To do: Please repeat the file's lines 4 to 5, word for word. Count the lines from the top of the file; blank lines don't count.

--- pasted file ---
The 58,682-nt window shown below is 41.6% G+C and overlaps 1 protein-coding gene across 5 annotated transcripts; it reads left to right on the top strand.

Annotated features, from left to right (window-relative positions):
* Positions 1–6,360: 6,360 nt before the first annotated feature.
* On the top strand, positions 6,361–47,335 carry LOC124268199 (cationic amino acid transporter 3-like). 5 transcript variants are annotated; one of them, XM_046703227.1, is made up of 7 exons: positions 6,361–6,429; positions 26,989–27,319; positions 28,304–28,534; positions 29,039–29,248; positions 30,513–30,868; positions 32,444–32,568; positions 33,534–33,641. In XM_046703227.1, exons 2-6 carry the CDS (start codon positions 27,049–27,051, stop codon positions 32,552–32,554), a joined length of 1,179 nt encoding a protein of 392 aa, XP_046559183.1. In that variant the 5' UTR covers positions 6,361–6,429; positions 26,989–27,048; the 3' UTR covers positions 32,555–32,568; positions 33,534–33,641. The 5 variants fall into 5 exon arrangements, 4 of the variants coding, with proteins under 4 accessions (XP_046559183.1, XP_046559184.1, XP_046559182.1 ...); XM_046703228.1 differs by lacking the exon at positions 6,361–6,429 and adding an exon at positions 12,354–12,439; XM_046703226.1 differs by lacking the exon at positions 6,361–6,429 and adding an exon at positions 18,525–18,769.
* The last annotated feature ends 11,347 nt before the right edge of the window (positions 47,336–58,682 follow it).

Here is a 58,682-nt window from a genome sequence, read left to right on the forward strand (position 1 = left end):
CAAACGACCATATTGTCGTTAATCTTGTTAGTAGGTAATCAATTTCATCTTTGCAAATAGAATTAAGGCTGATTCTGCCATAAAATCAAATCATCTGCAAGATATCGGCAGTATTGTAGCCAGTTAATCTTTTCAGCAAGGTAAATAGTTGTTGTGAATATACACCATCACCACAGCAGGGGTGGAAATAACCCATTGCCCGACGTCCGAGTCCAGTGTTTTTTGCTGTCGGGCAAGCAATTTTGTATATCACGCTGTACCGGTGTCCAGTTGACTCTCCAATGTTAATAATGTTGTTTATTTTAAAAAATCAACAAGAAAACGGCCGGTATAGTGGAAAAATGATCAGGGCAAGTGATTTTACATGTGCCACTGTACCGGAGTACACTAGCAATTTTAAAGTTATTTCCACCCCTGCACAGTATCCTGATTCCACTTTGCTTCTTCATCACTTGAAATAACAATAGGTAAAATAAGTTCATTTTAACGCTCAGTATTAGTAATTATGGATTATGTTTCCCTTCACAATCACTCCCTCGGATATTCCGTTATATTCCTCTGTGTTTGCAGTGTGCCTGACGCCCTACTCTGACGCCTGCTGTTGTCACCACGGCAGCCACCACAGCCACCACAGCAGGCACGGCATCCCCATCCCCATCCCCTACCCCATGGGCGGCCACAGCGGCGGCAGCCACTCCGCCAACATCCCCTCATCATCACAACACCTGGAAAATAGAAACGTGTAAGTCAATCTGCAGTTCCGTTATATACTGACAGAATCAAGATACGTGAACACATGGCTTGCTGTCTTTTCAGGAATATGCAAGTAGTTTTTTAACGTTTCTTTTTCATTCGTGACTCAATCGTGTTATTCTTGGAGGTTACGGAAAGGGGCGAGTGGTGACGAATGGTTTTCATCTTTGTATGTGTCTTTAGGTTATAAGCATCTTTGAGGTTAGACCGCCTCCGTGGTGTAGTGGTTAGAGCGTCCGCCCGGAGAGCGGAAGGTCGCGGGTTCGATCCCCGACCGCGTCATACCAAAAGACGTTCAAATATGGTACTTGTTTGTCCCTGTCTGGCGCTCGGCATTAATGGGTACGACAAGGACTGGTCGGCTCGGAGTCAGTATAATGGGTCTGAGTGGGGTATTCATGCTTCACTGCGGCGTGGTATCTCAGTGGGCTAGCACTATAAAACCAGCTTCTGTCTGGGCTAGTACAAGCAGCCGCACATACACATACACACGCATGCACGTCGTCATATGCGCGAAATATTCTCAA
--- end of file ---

* On the top strand, positions 6,361–47,335 carry LOC124268199 (cationic amino acid transporter 3-like). 5 transcript variants are annotated; one of them, XM_046703227.1, is made up of 7 exons: positions 6,361–6,429; positions 26,989–27,319; positions 28,304–28,534; positions 29,039–29,248; positions 30,513–30,868; positions 32,444–32,568; positions 33,534–33,641. In XM_046703227.1, exons 2-6 carry the CDS (start codon positions 27,049–27,051, stop codon positions 32,552–32,554), a joined length of 1,179 nt encoding a protein of 392 aa, XP_046559183.1. In that variant the 5' UTR covers positions 6,361–6,429; positions 26,989–27,048; the 3' UTR covers positions 32,555–32,568; positions 33,534–33,641. The 5 variants fall into 5 exon arrangements, 4 of the variants coding, with proteins under 4 accessions (XP_046559183.1, XP_046559184.1, XP_046559182.1 ...); XM_046703228.1 differs by lacking the exon at positions 6,361–6,429 and adding an exon at positions 12,354–12,439; XM_046703226.1 differs by lacking the exon at positions 6,361–6,429 and adding an exon at positions 18,525–18,769.
* The last annotated feature ends 11,347 nt before the right edge of the window (positions 47,336–58,682 follow it).